THE WEEKND on Billboard Hot 100 Top 40: Weeknd Holds For Third Week; Lazer, Gomez Growing; Puth Top 20; Macklemore and Ryan Lewis Return
*THE WEEKND hold the top spot with "Can't Feel My Face" for a third week
*MAJOR LAZER holds at 3* with "Lean On" but is up to a strong 1369 spins this week
*SELENA GOMEZ moves 58-4* with "Good For You," featuring A$AP ROCKY, and gains 1617 spins
*It was very tight between #11 and #15 as R. CITY's "locked Away," featuring ADAM LEVINE, holds at 12* - despite also being up 1617 spins
*CHAR PUTH climbs into the top 20 with "Marvin Gaye," featuring MEGHAN TRAINOR - up 632 spins
*Newcomer HAILEE STEINFELD leaps 28*-23* with "Love Myself"
*MACKLEMORE and RYAN LEWIS are back and land the top debut at 35* with "Growing Up" featuring ED SHEERAN 
*KYGO and ELLE KING also score debuts 

Rhythmic:OMI Unseats The Weeknd; Fetty Wap Top 3; Skrillex/Diplo/Bieber Top 10; Songz Top 15; Jeremih Top 20; Macklemore/Ryan Lewis Leads Debuts Here
*OMI takes over the #1 spot at Rhythmic this week with "Cheerleader" - matching the chart topping spot he got at Top 40 a weeks back
*FETTY WAP is now top 3 with "My Way," featuring MONTY, up 5*-*3 and rising 418 spims
*THE WEEKND fell out of the top spot this week with "Can't Feel My Face," but sees "The Hills" go 8*-*6 and is up 815 spins.....


Billboard Reggae Albums Top 10 update

Newcomer Joss Stone holds Number 1; Jah Cure and Rebelution moves back up Ziggy
#ViewJamaica - fruit stall Boston Bay
Marley, SoJa and Gov't Mule re-enters Top 10

*Joss Stone's "Water For Soul" hold Number 1 for a second week
* Rebelution leaps 5*-2* with "Count Me In"
*Jah Cure moves up *4-*3 with "The Cure
*Reggae Gold 2015 by "Various Artistes" moves down at *4
*Bob Marley and The Wailers  "Easy Skanking Boston 78" twenty six weeks on the chart moves up *7-*5
*Ziggy Marley re-enters Top 10 from a fifty nine week marathon and leaps *15 -*6 with "Fly Rasta"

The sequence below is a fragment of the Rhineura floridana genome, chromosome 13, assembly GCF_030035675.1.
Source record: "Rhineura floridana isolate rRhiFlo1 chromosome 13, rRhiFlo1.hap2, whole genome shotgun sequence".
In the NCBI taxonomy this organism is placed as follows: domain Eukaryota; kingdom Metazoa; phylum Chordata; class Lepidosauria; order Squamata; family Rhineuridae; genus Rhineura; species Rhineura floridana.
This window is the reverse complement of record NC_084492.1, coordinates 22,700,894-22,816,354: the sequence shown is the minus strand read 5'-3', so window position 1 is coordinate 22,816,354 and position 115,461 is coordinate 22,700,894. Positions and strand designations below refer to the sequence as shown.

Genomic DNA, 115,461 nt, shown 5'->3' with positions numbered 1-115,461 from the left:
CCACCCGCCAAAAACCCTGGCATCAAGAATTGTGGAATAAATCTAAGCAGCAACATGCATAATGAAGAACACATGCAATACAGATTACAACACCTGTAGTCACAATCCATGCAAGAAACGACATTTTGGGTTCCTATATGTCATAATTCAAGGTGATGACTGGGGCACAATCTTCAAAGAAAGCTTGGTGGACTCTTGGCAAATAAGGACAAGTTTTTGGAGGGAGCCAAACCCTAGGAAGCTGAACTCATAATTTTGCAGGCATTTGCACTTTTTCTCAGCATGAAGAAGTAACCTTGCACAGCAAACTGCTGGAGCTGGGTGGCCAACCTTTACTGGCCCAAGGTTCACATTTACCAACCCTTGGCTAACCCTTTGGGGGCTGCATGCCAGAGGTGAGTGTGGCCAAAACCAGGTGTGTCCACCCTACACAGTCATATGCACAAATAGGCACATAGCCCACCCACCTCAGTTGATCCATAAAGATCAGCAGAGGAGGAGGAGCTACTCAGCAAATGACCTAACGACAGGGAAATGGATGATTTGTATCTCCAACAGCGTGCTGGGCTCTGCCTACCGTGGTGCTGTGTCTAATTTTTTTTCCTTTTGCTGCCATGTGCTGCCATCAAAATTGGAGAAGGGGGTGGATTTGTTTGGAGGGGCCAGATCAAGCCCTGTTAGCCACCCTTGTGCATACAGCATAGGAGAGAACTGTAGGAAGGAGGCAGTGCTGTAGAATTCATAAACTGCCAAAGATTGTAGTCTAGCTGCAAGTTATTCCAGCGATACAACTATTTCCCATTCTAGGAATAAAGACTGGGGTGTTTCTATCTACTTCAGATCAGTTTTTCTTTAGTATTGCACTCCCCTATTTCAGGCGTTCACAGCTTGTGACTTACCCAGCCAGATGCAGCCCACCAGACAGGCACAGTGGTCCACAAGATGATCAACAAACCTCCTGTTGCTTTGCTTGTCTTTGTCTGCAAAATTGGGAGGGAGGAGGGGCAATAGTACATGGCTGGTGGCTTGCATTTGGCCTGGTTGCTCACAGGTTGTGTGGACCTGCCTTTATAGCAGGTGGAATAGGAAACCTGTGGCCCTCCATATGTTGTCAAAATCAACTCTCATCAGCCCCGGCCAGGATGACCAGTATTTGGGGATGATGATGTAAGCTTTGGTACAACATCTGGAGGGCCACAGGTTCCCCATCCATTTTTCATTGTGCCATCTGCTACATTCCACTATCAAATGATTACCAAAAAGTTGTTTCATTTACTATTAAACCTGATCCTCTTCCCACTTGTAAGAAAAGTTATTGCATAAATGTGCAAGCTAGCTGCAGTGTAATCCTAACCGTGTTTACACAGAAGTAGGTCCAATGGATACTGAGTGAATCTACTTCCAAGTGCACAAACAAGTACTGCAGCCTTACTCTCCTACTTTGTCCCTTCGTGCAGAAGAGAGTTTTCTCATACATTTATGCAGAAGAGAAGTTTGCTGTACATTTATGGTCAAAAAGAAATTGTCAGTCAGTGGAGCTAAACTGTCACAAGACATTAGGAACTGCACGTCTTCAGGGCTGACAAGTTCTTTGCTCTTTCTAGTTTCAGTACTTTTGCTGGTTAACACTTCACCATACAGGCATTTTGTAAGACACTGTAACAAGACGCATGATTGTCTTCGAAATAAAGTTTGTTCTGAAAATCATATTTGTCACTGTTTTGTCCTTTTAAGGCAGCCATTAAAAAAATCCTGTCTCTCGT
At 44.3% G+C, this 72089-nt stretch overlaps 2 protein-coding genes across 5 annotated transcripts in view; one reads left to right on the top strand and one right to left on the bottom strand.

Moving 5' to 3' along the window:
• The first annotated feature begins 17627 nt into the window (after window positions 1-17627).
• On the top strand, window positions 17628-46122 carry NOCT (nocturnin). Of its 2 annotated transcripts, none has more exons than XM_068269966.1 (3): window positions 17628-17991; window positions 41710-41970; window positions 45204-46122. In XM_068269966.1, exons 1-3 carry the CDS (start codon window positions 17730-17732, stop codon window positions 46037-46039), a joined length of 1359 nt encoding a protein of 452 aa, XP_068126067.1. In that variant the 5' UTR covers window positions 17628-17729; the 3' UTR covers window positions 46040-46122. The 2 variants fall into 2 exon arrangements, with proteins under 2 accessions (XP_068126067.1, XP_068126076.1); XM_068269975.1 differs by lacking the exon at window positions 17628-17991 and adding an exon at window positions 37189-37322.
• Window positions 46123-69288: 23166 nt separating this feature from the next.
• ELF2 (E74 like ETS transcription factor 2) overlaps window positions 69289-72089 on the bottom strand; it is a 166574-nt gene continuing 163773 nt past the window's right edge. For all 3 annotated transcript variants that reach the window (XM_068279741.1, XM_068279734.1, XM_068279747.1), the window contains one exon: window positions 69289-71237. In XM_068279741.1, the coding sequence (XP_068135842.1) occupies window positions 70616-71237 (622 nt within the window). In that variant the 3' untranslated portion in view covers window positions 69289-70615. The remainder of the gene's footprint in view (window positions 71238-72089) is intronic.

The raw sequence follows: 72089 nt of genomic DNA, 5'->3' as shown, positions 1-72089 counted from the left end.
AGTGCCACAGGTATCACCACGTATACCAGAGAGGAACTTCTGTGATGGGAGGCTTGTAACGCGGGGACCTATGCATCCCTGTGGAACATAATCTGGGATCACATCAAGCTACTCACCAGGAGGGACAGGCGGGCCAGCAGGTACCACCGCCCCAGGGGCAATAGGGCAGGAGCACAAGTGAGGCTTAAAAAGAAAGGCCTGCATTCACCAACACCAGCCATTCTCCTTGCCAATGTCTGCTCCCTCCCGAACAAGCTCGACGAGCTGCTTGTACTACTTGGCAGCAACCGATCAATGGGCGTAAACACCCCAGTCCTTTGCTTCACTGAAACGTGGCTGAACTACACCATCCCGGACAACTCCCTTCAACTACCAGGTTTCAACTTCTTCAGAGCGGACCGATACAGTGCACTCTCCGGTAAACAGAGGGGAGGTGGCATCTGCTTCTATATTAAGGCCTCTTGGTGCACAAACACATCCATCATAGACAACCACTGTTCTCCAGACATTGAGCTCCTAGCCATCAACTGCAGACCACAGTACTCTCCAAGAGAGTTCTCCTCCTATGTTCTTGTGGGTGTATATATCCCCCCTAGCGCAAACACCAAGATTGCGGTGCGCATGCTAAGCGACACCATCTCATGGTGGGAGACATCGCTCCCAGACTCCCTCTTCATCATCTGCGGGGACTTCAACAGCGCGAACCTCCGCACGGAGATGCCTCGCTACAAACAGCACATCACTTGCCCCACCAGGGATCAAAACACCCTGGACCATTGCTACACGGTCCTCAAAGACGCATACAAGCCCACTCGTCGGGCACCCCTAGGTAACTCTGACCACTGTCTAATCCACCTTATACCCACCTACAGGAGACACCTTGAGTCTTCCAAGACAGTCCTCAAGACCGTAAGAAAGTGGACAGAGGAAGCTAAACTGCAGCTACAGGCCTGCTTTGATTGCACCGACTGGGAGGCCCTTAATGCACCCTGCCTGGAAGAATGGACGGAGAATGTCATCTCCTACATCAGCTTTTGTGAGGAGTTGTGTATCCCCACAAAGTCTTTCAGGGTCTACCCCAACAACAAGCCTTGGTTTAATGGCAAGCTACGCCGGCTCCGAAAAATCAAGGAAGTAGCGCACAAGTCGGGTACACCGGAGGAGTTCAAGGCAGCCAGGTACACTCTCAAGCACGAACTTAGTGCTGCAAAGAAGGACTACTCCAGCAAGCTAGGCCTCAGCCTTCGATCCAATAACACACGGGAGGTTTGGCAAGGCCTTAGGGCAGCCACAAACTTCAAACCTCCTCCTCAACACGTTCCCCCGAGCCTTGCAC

*Kymani Marley still moves up *9-*7 with "Maestro
* The album "Soca Gold 2015," by Various Artistes moves down *3-8*
*SoJa re-enters Top 10 with "Amid The Noise and Haste" at *11-*9
*Also re-entering Top 10 "Dub Side of The Mule" by Gov't Mule *12-10*



Note:   See Jamaica Music Countdown chart right-hand corner on our homepage
#NIPnews

Sunday, August 23, 2015

JahStrenght - Dancehall has not lost it's identity

At a time when the deliberations on the future of the Dancehall genre seems un-directed, upcoming artiste Jah Strenght is optimistic "Dancehall has not lost it's identity, it has moved into a new era" he said. A Kingstonian, this artiste whose musical background is close knitted with long time friend and US Billboard Top 100 charting artiste Erup, foresee a music industry that has evolved with it's genre fusing multiple genres and the public, learning, digesting and embracing the new feel and sound of the music. 


With Dancehall artistes failing miserably at impacting international markets explosively, Jah Strenght, a man of many words rubbish the talk that the genre has lost it's 'identity', "if the music is written, recorded and performed by a Jamaican then it is Jamaican what is lost however is a more fortified support system and representation that steers and promote the 100% authentic Jamaican style and brand..." he said. Yet those challenges has not dampen his outlook on the future as he remain confident that essentially he like many others with similar meditation and vision will be apart of a new platform that will crossover.

Check out Jah Strenght lastest single "Summer Leaguefeaturing 2009 Billboard charting, Click Mi Finga, Erup. Follow him on social media @jahstrenght.

#NIPnews

Thursday, August 20, 2015

Throwback - female reggae singers whose love songs became all time hits

Dawn Penn - over 50 years in reggae music
Throwback to two female reggae artistes who have impacted the international industry impressively with their timeless reggae love songs and whose music still augurs well for audiences today. 

Dawn Penn
One such is Dawn Penn, a Jamaican reggae singer who had a short career during the rocksteady era, between 1967 and 1969. She is most known for her single "You Don't Love Me (No, No, No,) which became a worldwide hit in 1994. Dawn Penn's earliest recordings were composed and written by her around 1966. She recorded the rocksteady single "You don't Love Me" in 1967 on the Studio Label produced by Coxsone Dodd which hit US Billboard Top 100 chart, peaked at #3 on the UK Singles Chart.

Subsequently, "You Don't Love Me" has been sampled and covered by the artistes such Ghostface Killah, Mims, Eve featuring Steven Marley and Damian Marley. Two years ago Ms. Dawn Penn made history along with an illustrious group of Jamaican artistes who showcased 'Dancehall" in true dancehall style at the B.E.T. Awards to much excitement and appreciation by the audience in attendance.

JC Lodge
Another female artistes whose music is as relevant today as it ever was is British Reggae
1985 JC Lodge